NPC deputy proposes 'expatriation' tax on migrating wealthy

Chen Huizhi
Tax evasion by the wealthy who have transferred residency from the country can be better curbed with an expatriation tax, an NPC deputy from Shanghai has proposed.
Chen Huizhi

Some rich Chinese people who have moved out of China are evading their tax obligations to the country while continuing to make money at home, according to Chen Jingying, a deputy to the 13th National People's Congress from Shanghai.

She was speaking during the fifth session of the ongoing annual Two Sessions being held in Beijing and cited loopholes in tax regulations for this group of people.

Chen is a member of the central committee of the Chinese Peasants and Workers Democratic Party, a non-Communist party in China, and a counselor of the Shanghai government. She was formerly vice president of East China University of Political Science and Law.

"The latest revision of the Individual Income Tax Law of China from 2018 stipulates tax settlement for taxpayers who plan to terminate their permanent residency in China after moving overseas, but there's no taxation on deemed sales of their property in China, nor extended taxation beyond their expatriation," she said.

"As a result, some rich people easily manage to evade taxes by renouncing their nationality and transfer their assets overseas."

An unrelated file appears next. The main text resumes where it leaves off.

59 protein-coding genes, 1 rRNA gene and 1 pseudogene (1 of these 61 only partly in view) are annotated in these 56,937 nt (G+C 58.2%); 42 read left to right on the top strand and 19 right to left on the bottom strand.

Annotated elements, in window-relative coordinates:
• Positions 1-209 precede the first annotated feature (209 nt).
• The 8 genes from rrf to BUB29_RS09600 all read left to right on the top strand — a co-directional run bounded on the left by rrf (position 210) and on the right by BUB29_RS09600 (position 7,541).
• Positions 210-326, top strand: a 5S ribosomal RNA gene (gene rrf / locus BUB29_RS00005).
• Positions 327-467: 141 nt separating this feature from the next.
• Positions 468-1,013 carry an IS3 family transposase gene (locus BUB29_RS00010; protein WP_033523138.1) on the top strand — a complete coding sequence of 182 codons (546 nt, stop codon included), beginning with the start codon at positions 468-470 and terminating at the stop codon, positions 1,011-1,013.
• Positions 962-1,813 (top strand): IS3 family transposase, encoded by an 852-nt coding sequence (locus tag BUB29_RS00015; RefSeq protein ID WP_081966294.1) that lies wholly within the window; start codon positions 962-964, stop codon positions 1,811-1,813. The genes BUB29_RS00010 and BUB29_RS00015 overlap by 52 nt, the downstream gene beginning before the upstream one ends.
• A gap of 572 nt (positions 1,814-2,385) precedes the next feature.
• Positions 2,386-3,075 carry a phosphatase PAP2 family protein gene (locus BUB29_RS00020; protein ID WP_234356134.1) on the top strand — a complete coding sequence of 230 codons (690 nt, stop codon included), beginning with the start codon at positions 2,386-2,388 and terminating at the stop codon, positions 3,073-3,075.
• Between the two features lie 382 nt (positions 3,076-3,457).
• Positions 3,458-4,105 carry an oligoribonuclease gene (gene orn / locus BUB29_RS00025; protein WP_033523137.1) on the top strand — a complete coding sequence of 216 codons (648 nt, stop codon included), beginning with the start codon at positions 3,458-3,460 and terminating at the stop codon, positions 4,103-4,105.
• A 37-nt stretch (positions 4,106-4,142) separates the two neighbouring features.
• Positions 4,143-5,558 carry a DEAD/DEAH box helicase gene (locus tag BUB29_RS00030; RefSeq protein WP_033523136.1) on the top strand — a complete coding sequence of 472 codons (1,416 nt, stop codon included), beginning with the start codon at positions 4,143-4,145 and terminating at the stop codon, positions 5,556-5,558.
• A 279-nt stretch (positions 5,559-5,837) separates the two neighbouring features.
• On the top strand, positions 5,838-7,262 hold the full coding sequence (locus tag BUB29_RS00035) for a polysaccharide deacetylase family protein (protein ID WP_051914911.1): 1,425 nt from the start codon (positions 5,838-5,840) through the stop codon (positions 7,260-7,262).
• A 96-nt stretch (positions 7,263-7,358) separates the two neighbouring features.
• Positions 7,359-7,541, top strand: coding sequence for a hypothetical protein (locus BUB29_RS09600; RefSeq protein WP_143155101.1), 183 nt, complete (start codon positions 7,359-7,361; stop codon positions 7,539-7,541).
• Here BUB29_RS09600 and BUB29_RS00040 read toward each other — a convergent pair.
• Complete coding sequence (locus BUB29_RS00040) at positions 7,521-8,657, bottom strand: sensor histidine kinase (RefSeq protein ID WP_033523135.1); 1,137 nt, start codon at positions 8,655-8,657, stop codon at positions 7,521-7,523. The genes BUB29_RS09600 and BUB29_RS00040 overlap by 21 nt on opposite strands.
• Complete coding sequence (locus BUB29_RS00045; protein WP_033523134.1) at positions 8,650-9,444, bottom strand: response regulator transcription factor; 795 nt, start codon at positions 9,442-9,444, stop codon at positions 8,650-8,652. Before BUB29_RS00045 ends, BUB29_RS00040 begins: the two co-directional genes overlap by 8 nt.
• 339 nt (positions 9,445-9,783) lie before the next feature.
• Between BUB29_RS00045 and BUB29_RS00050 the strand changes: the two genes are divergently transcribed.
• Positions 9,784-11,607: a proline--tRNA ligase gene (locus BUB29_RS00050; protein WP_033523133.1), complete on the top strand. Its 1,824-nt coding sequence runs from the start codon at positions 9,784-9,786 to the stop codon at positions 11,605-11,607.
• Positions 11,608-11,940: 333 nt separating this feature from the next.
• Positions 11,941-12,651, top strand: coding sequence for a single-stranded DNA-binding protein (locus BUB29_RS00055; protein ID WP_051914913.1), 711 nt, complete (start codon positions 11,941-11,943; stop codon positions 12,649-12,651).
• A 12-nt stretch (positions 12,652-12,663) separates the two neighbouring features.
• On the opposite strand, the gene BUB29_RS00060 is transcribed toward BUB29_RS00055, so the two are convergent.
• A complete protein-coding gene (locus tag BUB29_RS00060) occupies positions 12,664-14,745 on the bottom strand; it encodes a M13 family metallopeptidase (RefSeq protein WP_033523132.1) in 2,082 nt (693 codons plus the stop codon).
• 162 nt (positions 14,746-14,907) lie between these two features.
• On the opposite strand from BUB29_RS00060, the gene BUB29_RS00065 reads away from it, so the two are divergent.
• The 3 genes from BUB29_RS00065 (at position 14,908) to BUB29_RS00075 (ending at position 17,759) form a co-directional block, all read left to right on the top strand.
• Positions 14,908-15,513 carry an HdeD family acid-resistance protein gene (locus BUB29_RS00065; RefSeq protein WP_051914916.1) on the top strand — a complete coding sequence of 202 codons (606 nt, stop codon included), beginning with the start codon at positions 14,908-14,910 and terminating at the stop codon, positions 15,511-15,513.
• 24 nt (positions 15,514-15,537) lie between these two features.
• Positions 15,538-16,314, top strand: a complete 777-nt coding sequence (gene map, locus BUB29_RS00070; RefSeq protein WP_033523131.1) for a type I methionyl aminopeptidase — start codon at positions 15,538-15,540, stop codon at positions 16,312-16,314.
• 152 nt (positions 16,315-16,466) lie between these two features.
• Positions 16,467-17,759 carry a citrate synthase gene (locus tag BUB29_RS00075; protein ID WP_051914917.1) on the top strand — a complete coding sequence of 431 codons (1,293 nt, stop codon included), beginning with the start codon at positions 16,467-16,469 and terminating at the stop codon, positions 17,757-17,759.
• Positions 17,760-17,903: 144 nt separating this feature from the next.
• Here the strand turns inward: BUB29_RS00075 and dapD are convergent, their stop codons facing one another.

Chen proposed amendments to the Individual Income Tax Law and the Enterprise Income Tax Law of China, drawing on legal practices in some countries such as the United States and Germany.

Individuals who relinquish their Chinese citizenship should be treated as having sold all of their property at fair market value prior to that, including real estate property, stocks, equity shares, bonds and certain personal objects such as automobiles, and the net gain, if any, on the deemed sale of the property should be subject to conditional taxation, she said.

According to the current law on individual income tax, individuals who evade tax obligations in China with business maneuvers from overseas could be subject to different taxation rules than otherwise applied to personal income acquired from overseas.

Chen suggested that such individuals be held liable for tax on income from all non-foreign sources for 10 years after emigration if they are identified to have substantial economic relations to China for five years within the 10 years prior to their renouncement of Chinese nationality.

She also proposed stricter tax rules for companies that relinquish their corporate nationality.

Premier Li Keqiang said in the government work report at the opening of the NPC session on Saturday that the government will further improve the taxation system and crack down on tax evasion and fraud.

Special Reports